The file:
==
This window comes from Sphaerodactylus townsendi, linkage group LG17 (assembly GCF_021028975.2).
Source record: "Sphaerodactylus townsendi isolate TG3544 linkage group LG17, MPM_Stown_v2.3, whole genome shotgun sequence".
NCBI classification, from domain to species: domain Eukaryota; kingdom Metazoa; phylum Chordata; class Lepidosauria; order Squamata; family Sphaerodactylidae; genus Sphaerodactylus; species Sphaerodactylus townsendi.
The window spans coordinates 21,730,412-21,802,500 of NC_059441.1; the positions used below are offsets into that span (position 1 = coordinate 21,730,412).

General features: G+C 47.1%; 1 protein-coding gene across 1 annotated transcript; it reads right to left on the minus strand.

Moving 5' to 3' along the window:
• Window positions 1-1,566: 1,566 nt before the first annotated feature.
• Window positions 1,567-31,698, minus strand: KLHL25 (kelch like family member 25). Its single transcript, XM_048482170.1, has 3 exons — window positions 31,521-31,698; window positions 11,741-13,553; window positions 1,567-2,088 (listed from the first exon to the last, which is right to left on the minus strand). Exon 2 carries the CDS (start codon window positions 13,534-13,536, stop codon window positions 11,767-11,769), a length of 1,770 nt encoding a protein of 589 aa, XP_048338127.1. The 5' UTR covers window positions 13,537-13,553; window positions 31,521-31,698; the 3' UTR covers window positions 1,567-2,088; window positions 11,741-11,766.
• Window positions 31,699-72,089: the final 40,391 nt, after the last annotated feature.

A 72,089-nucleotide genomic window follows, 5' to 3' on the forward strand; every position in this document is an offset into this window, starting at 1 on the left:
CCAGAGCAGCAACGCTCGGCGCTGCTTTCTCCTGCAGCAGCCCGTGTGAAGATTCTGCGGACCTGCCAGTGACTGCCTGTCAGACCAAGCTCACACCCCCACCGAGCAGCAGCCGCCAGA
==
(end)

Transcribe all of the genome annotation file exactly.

This window comes from Sphaerodactylus townsendi, linkage group LG17 (assembly GCF_021028975.2).
Source record: "Sphaerodactylus townsendi isolate TG3544 linkage group LG17, MPM_Stown_v2.3, whole genome shotgun sequence".
NCBI classification, from domain to species: domain Eukaryota; kingdom Metazoa; phylum Chordata; class Lepidosauria; order Squamata; family Sphaerodactylidae; genus Sphaerodactylus; species Sphaerodactylus townsendi.
The window spans coordinates 21,730,412-21,802,500 of NC_059441.1; the positions used below are offsets into that span (position 1 = coordinate 21,730,412).

General features: G+C 47.1%; 1 protein-coding gene across 1 annotated transcript; it reads right to left on the minus strand.

Moving 5' to 3' along the window:
• Window positions 1-1,566: 1,566 nt before the first annotated feature.
• Window positions 1,567-31,698, minus strand: KLHL25 (kelch like family member 25). Its single transcript, XM_048482170.1, has 3 exons — window positions 31,521-31,698; window positions 11,741-13,553; window positions 1,567-2,088 (listed from the first exon to the last, which is right to left on the minus strand). Exon 2 carries the CDS (start codon window positions 13,534-13,536, stop codon window positions 11,767-11,769), a length of 1,770 nt encoding a protein of 589 aa, XP_048338127.1. The 5' UTR covers window positions 13,537-13,553; window positions 31,521-31,698; the 3' UTR covers window positions 1,567-2,088; window positions 11,741-11,766.
• Window positions 31,699-72,089: the final 40,391 nt, after the last annotated feature.

A 72,089-nucleotide genomic window follows, 5' to 3' on the forward strand; every position in this document is an offset into this window, starting at 1 on the left:
CCAGAGCAGCAACGCTCGGCGCTGCTTTCTCCTGCAGCAGCCCGTGTGAAGATTCTGCGGACCTGCCAGTGACTGCCTGTCAGACCAAGCTCACACCCCCACCGAGCAGCAGCCGCCAGA